JOB: Mayor, City of Evansville
HIS RESUME: With 13 years as the marketing director and senior vice president at Fifth Third Bank, Winnecke served on the County Council for nine years, and was a county commissioner for three.
HIS STORY: In the 2012 issue of City View, Mayor Lloyd Winnecke, who took office on Jan. 1, 2012, says timing is everything. The University of Evansville graduate wasted no time in getting started, putting job creation, litter and methamphetamine cleanup, and community awareness at the top of his to-do list. Todd Tucker, publisher of Evansville Business, sits down with the mayor to see how his first year went.
HIS PERSPECTIVE: “It’s a true pleasure to come to work every day trying to make the city better.”
On your first year in office:
I don’t know how else to describe it except as exhilarating, satisfying, and challenging. There have been stressful times, but the good moments far outweigh the stressful ones. Several people, including former mayors, have told me it’s the best job they’ve had in their whole lives. The people in this city are extraordinarily gracious, and if I had a nickel every time someone said, “Any time I can do something to help just call,” I’d have a lot of nickels.
On the work day:
My wife, Carol McClintock, and I are at a good point in our lives to be devoted to this job. But that doesn’t mean I don’t feel the pressure of time — there aren’t enough hours in the day, even though a typical work week is 70 hours. It is different to go out in public now. People say, “Hey, Lloyd!” whom I’ve never met. There’s no anonymity, and that’s totally fine with me.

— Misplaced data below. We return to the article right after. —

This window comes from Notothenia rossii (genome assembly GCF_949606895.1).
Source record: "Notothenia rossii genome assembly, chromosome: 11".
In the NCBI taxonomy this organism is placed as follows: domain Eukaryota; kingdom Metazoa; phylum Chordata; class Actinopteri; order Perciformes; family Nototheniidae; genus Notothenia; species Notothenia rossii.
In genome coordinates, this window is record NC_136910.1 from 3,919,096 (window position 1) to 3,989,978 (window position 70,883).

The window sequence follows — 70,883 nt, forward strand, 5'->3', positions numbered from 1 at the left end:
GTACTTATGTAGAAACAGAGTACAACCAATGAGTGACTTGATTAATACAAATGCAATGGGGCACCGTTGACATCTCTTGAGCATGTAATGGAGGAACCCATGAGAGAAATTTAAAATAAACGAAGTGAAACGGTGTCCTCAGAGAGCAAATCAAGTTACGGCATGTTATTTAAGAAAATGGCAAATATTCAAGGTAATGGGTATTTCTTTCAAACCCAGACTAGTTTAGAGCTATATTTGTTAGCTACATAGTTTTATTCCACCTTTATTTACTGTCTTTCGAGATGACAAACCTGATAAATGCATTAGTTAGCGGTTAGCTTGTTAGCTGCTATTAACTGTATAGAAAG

On the city’s litter problem:
Clean Evansville is by far the number one thing people thank me for, as it is one of the least expensive fixes we can do for community pride. We (my administration) decided to block out the first Saturday of every month to pick up trash. As of now, we’ve picked up around 14,000 pounds of litter. Thanks to the help of Nick Ulmer, vice president general manager at 14 WFIE, we helped coordinate “Operation Hot Mess” (a trash pickup competition between Evansville schools on Oct. 13). We had more than 500 high school students helping us out, and it’s moving to see them being appreciative of making a great impact on their city.
On your goals:
I want to raise awareness, address issues, engage the community, and be as successful as possible. Opportunities like Energize Evansville are great in fighting the “fattest city in America” stereotype, and when it comes to the anti-meth platform I ran on, our task force formed of the medical community, social services, and public safety personnel has no shortage of ideas and goals. We have lobbied the Indiana Association of Cities and Towns, and prescription drugs are now one of its top five priorities. At the end of the day, this legislation is essential for the greater good of the community.
On how he hopes to be remembered:
I would like people to think of me as a “people’s” mayor who is approachable, down-to-earth, and likable — even if we disagree. I hope to be remembered for promoting civil dialogue, respect, and inclusion.